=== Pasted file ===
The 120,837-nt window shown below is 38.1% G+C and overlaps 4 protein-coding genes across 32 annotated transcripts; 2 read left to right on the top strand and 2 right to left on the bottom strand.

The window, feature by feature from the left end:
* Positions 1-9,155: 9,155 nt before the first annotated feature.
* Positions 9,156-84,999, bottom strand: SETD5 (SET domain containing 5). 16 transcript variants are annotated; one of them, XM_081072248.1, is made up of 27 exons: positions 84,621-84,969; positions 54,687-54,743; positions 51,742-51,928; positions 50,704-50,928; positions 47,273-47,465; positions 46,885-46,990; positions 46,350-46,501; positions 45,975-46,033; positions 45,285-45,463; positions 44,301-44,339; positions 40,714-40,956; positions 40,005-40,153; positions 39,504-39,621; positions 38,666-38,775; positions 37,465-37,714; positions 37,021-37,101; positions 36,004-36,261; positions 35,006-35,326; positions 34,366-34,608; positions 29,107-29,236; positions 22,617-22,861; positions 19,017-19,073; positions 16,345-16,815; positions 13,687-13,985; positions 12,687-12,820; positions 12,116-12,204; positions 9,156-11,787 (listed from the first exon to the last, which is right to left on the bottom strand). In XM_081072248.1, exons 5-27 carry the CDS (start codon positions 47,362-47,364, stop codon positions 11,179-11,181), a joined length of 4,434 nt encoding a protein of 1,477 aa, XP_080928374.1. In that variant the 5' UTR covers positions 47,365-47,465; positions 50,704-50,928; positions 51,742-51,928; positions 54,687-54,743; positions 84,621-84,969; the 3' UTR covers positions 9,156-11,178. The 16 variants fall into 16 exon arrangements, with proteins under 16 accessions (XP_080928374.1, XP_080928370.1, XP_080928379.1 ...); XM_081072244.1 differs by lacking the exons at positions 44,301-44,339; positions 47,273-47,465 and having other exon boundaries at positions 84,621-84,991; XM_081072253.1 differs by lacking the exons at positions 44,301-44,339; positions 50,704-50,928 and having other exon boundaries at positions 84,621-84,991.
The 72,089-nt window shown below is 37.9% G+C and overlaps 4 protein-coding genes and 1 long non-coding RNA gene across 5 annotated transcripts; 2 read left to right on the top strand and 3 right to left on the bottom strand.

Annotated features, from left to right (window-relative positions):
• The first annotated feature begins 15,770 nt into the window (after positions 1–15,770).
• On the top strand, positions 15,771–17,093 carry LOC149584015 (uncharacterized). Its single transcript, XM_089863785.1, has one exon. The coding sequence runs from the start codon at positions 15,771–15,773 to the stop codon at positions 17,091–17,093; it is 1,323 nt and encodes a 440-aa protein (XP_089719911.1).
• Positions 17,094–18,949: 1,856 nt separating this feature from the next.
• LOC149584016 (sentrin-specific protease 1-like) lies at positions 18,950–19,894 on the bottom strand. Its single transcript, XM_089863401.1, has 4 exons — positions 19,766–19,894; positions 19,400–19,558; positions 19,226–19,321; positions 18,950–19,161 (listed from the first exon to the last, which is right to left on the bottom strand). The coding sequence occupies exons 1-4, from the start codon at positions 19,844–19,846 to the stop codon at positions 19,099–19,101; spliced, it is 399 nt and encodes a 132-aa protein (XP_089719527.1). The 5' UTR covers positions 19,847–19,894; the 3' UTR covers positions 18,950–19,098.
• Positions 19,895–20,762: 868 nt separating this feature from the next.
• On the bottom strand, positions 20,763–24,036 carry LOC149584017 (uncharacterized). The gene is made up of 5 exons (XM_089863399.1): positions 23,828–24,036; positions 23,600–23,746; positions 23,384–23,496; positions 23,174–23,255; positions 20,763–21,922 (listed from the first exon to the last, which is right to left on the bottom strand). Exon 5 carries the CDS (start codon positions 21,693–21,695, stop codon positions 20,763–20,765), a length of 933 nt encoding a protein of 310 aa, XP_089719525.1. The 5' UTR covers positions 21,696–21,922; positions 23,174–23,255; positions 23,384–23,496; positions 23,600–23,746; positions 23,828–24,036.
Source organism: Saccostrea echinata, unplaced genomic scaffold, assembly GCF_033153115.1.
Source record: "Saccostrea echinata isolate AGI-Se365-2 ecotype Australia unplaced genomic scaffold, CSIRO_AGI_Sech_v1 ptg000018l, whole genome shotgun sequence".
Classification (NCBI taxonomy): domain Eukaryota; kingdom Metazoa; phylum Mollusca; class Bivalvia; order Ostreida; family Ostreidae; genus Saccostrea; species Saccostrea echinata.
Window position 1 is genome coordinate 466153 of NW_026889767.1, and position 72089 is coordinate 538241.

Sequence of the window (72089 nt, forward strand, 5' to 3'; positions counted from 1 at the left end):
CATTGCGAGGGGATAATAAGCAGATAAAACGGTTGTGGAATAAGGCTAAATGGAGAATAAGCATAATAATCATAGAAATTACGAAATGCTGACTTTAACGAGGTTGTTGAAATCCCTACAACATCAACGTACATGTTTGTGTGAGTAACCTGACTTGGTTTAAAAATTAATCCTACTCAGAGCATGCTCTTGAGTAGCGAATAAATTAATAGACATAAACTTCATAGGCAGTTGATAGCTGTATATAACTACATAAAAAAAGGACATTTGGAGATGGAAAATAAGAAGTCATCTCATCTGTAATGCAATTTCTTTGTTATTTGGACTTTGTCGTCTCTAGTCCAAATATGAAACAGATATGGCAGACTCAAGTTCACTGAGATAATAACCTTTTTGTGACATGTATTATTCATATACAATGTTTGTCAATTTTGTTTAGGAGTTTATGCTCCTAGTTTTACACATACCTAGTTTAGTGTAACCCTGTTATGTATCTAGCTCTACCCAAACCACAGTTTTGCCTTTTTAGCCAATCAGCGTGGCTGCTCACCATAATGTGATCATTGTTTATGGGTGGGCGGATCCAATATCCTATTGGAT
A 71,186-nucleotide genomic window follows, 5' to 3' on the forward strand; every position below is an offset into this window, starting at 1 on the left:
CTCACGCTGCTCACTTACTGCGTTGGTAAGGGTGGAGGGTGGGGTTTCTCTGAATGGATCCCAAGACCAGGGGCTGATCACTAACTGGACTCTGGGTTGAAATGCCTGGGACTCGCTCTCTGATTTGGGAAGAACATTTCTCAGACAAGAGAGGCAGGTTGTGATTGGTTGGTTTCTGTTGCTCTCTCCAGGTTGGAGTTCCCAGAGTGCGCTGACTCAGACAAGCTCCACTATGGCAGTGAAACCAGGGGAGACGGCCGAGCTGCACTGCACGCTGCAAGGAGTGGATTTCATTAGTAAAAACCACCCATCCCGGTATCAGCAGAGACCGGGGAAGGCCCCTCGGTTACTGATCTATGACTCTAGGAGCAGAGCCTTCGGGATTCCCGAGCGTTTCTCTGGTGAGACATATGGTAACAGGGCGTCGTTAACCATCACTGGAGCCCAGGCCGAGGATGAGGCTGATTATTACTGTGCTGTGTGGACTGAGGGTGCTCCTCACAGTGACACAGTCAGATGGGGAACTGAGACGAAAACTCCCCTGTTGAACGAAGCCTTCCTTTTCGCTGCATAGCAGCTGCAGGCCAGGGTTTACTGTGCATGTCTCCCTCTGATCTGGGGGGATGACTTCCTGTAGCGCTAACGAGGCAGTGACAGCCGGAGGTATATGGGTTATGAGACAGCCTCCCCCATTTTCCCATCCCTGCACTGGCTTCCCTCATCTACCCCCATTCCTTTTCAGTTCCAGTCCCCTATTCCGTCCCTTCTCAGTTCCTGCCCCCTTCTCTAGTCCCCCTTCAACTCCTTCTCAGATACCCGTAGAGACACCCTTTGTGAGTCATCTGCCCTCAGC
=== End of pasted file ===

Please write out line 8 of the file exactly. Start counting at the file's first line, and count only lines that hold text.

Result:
• On the top strand, positions 15,771–17,093 carry LOC149584015 (uncharacterized). Its single transcript, XM_089863785.1, has one exon. The coding sequence runs from the start codon at positions 15,771–15,773 to the stop codon at positions 17,091–17,093; it is 1,323 nt and encodes a 440-aa protein (XP_089719911.1).